Much to my surprise, I recently ran into the battle of Bentonville—south of Fayetteville.
I was heading north on I-95 through North Carolina when I pulled into a rest stop. There, on the edge of a parking lot, I saw a monument to the battle: a metal plaque mounted on a brick face.
The monument dates to 1962 and was erected by the state highway department. So, it’s not like a huge surprise that a monument suddenly appeared along the interstate—it’s just that it’s new to me because I’d never stopped at that particular rest stop before. I wasn’t really expecting a Civil War monument.
I shouldn’t have been surprised by a seemingly surprising roadside monument, though. Earlier in the afternoon, in South Carolina, I had stopped at a rest area that had a small circular fountain off to the side of the restrooms. On the concrete bench surrounding the fountain were inscribed words from JFK’s inaugural address: “we shall pay any price, bear any burden, meet any hardship…” and so on. I was delighted to find such wonderful words in such an unexpected spot.
The Bentonville monument features a sketch that originally appeared in Frank Leslie’s Illustrated Newspaper. That same sketch appears on the Emerging Civil War Series book Calamity in Carolina: The Battles of Averasboro and Bentonville by Dan Davis and Phill Greenwalt. In fact, that’s what first caught my eye. “Hey, it’s the cover of Dan and Phill’s book!” I thought.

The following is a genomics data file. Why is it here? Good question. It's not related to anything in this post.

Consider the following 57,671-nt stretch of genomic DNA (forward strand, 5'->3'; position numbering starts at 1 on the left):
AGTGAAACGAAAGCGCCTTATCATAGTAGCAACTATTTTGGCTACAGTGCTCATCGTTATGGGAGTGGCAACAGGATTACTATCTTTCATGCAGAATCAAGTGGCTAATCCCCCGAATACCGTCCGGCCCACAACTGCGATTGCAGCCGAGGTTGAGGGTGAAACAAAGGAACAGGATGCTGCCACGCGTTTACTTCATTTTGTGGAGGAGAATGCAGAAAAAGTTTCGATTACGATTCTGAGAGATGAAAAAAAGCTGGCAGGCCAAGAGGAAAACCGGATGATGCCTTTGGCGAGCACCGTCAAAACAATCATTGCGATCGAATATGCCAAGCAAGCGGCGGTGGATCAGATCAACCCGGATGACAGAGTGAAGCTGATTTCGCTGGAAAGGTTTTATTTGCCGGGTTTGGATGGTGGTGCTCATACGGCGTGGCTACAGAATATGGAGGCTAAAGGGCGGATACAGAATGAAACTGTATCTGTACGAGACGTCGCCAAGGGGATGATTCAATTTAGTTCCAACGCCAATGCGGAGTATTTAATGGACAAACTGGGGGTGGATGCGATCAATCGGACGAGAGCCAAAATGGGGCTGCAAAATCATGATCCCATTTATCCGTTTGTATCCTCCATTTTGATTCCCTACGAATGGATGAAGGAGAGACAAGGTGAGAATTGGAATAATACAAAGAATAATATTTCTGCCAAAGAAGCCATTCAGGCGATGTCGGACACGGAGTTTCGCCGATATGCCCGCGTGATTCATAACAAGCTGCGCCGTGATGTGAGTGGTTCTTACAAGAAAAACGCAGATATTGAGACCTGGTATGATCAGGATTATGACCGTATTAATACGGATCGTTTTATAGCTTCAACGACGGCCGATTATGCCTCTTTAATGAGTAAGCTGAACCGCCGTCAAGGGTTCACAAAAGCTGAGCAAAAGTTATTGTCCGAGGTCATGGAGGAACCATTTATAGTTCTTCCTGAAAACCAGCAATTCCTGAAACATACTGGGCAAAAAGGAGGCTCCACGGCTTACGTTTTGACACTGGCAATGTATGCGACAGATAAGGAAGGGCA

You can find more on the history of the monument and an inscription of the text at the Historical Markers Database.
The unexpected nature of my find—again, unexpected to me—brought to mind a rest area along I-95 south of Fredericksburg, just before the exit to Caramel Church and the North Anna Battlefield. There, displays explore “Petersburg: The Last Days of the Confederacy.” Petersburg is nearly an hour further to the south, with Richmond in between, so I always thought it an odd place to have Petersburg stuff. However, with the I-295 bypass around Richmond that terminates near Petersburg, I guess it makes sense to try and attract the attention of as many wayfarers as possible before the highway splits.
That got me to wondering: Where along your travels have YOU run across unexpected Civil War monuments?